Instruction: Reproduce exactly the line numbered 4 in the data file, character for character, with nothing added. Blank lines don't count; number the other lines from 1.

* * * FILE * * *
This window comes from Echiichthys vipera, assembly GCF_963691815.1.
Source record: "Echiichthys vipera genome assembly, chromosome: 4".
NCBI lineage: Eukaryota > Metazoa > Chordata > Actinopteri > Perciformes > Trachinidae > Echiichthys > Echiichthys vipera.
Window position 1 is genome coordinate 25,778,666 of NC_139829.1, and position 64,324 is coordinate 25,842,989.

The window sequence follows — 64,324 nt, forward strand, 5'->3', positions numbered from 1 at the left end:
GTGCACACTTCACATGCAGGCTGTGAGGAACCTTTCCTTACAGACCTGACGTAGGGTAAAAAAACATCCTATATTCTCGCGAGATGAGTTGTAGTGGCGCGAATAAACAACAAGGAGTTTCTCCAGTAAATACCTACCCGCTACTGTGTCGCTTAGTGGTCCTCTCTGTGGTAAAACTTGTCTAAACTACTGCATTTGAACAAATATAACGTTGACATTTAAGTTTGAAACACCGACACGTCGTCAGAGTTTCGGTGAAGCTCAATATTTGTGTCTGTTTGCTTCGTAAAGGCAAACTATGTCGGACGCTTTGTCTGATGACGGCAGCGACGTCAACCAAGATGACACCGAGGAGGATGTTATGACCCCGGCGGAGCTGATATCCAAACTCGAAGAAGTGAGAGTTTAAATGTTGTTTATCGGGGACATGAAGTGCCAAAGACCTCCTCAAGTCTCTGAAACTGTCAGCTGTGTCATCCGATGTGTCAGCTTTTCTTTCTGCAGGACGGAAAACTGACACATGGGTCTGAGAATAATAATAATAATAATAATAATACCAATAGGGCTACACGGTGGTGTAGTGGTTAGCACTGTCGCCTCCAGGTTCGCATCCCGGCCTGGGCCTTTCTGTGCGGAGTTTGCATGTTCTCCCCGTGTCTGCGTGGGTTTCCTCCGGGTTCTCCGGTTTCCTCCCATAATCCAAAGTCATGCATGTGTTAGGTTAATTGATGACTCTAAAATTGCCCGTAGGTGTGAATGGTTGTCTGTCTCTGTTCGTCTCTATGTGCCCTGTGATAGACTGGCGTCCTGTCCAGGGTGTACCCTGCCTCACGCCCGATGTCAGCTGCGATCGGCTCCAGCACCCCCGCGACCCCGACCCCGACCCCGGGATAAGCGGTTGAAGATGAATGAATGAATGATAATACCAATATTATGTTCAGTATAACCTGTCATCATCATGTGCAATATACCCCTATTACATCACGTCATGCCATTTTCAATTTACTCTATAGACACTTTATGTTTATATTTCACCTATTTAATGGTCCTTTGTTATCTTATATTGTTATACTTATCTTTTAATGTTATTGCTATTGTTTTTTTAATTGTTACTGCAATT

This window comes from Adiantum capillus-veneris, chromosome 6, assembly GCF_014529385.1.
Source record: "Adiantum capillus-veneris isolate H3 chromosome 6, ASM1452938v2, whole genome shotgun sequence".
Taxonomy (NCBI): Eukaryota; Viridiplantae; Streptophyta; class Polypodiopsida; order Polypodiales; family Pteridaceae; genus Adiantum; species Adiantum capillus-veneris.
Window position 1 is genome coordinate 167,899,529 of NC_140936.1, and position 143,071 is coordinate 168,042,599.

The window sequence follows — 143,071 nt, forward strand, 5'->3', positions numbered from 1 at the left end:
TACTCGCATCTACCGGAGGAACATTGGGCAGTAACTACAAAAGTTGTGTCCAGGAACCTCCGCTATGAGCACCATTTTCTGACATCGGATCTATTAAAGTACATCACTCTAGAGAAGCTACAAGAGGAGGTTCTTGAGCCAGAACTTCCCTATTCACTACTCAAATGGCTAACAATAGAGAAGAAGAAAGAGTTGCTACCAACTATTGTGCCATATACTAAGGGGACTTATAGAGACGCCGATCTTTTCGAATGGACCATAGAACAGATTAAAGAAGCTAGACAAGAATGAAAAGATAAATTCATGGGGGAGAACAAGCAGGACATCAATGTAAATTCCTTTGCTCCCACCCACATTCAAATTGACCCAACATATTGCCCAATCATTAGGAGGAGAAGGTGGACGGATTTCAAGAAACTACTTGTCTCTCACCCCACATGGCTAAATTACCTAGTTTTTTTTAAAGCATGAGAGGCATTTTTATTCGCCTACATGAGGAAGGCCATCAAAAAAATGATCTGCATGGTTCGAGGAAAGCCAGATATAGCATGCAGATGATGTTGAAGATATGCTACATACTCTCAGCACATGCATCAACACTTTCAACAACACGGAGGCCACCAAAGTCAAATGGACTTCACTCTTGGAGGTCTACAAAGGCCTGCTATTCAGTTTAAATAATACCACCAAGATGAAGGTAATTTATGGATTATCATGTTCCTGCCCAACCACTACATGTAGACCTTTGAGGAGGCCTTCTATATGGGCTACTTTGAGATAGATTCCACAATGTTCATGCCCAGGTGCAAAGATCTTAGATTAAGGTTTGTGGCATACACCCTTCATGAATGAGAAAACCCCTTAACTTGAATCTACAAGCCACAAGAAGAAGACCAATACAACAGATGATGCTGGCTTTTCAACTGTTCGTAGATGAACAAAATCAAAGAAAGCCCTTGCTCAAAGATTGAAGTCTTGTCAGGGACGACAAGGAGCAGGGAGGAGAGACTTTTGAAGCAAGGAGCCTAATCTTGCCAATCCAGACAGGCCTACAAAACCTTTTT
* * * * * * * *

Window position 1 is genome coordinate 25,778,666 of NC_139829.1, and position 64,324 is coordinate 25,842,989.